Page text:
The company has released its 2014 financials, which are something less than stellar and may support the rumour that the business is for sale. Adrian hangs out with money guys like Marc Boidman, so I pretty much assume his post is accurate.
The SEC filings say:
The company had net losses of $3.8 million in 2014 and $2.85 million in 2013.
At December 31, 2014, we had cash and cash equivalents of $573 and working capital of $(1,144). Cash used in operating activities for the years ended December 31, 2014 and 2013 was $(3,719) and $(865), respectively.
We incurred net losses and negative cash flows from operating activities for years ended December 31, 2014 and 2013. As of December 31, 2014, we had cash and cash equivalents of $573 and working capital deficit of $(1,144).
Management believes that, despite its losses to date and while we can provide no assurance that our ongoing integration efforts will be successful, the operations of the combined Company resulting from the completed acquisitions and related restructuring actions will provide greater sales, margin, scale and operating efficiencies, all of which we believe will ultimately lead to operating profitability and positive cash flows from operations.
We have certain payment plans and settlements setup with certain vendors. We expect that our future available capital resources will consist primarily of cash on hand, any cash generated from our business operations and future equity and/or debt financings or support, if any, to support our growth objectives, ongoing working capital needs, and 2015 business plan.
Our capital requirements depend on many factors, including our ability to successfully address our short-term liquidity and capital resource needs, market and sell our products and services, develop new products and services and establish and leverage our strategic partnerships.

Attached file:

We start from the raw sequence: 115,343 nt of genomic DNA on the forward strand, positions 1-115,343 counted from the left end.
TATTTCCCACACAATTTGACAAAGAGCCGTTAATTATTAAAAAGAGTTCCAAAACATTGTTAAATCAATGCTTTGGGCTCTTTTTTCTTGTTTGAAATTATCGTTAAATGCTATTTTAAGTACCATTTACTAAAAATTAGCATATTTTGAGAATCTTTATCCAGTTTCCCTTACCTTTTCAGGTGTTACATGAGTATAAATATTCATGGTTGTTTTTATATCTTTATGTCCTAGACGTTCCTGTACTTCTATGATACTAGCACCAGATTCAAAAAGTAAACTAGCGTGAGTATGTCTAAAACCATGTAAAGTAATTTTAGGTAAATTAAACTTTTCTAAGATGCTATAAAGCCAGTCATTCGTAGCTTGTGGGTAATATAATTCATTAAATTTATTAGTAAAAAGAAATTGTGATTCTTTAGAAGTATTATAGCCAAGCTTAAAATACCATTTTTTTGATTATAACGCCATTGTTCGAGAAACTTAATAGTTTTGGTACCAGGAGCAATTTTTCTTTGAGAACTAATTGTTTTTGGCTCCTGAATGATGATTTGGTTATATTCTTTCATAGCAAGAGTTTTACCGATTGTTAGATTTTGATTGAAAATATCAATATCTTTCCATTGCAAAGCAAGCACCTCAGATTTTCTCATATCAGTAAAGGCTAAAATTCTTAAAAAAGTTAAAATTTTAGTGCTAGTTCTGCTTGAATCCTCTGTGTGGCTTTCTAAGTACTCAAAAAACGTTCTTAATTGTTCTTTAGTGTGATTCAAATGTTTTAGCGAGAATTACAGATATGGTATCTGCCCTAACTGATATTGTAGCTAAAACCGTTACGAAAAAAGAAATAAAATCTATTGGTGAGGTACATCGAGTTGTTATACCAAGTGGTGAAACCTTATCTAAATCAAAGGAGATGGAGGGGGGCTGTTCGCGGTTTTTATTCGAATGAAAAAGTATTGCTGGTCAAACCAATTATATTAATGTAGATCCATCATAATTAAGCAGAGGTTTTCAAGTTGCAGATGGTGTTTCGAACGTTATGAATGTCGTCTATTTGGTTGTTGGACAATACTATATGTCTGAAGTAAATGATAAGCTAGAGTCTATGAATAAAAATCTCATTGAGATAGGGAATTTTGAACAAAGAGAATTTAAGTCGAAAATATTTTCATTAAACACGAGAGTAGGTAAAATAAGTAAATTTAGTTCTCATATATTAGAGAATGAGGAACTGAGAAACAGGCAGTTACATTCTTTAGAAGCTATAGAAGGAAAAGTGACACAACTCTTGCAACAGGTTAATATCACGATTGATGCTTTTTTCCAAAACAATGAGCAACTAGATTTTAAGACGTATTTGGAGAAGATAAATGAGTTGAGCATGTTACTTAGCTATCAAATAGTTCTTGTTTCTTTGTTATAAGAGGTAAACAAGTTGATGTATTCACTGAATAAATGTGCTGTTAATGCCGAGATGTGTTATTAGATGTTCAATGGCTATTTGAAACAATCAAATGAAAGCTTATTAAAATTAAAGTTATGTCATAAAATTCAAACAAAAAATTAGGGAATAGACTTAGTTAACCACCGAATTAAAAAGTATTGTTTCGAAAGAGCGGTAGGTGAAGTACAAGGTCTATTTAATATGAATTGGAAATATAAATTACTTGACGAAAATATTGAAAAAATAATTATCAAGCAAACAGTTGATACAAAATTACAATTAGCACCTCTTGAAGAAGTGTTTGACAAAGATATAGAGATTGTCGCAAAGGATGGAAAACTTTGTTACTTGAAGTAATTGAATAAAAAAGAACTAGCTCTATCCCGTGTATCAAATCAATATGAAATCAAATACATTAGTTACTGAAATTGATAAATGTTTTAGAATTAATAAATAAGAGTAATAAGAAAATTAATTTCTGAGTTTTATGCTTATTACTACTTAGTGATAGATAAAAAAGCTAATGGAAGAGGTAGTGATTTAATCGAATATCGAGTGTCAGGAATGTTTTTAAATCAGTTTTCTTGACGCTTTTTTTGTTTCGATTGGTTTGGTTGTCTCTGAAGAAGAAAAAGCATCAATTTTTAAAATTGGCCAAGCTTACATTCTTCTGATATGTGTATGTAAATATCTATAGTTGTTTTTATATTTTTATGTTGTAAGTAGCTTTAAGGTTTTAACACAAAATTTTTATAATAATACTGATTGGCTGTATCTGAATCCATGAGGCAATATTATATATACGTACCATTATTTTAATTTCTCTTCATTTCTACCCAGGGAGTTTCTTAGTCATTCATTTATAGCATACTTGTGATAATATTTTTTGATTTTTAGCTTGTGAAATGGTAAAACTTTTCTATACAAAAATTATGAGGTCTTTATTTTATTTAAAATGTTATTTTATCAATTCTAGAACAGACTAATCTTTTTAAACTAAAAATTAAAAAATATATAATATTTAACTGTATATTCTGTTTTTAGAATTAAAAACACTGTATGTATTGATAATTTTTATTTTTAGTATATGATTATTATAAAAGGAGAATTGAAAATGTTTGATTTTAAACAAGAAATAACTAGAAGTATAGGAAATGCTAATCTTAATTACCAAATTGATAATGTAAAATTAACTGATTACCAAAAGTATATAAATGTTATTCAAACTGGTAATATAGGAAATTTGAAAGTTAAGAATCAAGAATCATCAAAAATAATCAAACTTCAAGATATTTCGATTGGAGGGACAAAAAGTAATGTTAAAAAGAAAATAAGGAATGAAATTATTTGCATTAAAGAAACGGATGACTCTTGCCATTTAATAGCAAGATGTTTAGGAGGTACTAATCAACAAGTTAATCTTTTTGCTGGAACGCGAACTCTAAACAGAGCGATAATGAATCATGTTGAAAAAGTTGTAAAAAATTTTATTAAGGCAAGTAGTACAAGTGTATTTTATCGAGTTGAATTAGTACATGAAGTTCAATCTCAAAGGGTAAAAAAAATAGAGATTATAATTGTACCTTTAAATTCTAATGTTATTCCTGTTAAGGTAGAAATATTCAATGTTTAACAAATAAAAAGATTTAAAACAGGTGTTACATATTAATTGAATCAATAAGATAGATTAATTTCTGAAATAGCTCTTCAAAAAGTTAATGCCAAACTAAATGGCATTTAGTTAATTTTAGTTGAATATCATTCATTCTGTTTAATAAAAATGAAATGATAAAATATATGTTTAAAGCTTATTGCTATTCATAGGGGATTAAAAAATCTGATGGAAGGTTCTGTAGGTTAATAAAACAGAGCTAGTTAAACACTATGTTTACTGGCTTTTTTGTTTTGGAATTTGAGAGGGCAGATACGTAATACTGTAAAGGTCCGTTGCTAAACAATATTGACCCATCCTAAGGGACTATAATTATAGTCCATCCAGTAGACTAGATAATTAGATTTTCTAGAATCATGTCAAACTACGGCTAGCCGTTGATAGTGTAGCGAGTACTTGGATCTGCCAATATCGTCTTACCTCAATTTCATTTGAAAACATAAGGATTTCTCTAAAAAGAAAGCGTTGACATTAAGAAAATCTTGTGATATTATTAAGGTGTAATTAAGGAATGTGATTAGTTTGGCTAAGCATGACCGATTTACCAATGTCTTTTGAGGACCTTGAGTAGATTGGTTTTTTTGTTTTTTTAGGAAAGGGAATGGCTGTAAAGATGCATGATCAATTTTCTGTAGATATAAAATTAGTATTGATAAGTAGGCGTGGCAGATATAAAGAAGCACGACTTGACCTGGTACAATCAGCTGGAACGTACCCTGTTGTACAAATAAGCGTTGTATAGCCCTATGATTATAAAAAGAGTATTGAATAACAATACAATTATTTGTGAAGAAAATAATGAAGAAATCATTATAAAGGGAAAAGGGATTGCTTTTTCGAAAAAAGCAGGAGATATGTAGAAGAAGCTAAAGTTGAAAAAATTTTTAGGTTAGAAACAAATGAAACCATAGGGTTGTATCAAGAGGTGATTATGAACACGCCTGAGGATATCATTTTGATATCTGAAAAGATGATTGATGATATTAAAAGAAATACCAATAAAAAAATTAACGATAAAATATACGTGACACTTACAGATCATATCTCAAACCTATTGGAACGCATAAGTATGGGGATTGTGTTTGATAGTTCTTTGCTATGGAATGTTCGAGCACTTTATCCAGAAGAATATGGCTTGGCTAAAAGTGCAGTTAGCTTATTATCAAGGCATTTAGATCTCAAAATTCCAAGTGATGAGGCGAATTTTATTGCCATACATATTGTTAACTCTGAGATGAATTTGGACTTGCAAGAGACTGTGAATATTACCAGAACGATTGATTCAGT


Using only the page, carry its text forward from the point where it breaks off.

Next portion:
Any additional equity financings may be dilutive to shareholders and may be completed at a discount to market price. Public or private debt financing, if available, would likely involve restrictive covenants similar to or more restrictive than those contained in the Series A Convertible Preferred Stock Offering. There can be no assurance we will successfully complete any future equity or debt financing.
Interesting bits in the filings include how now-departed CEO Paul Price, at CRI pre-merger, gets a one-year $400K golden parachute. Also intriguing is how the company depends HEAVILY on two whale accounts (one I assume is Macy’s) to keep the lights on.
Our largest customers account for a majority of our total revenue on a pro forma, consolidated basis. We had 2 and 2 customers that accounted for 41% and 44% of accounts receivable as of December 31, 2014 and December 31, 2013, respectively. Decisions by one or more of these key customers and/or partners to not renew, terminate or substantially reduce their use of our products, technology, services, and platform could substantially slow our revenue growth and lead to a decline in revenue. Our business plan assumes continued growth in revenue, and it is unlikely that we will become profitable without a continued increase in revenue.
Dave Haynes is the founder and editor of Sixteen:Nine, an online publication that has followed the digital signage industry for some 14 years. Dave does strategic advisory consulting work for many end-users and vendors, and also writes for many of them. He’s based near Halifax, Nova Scotia, on Canada’s east coast.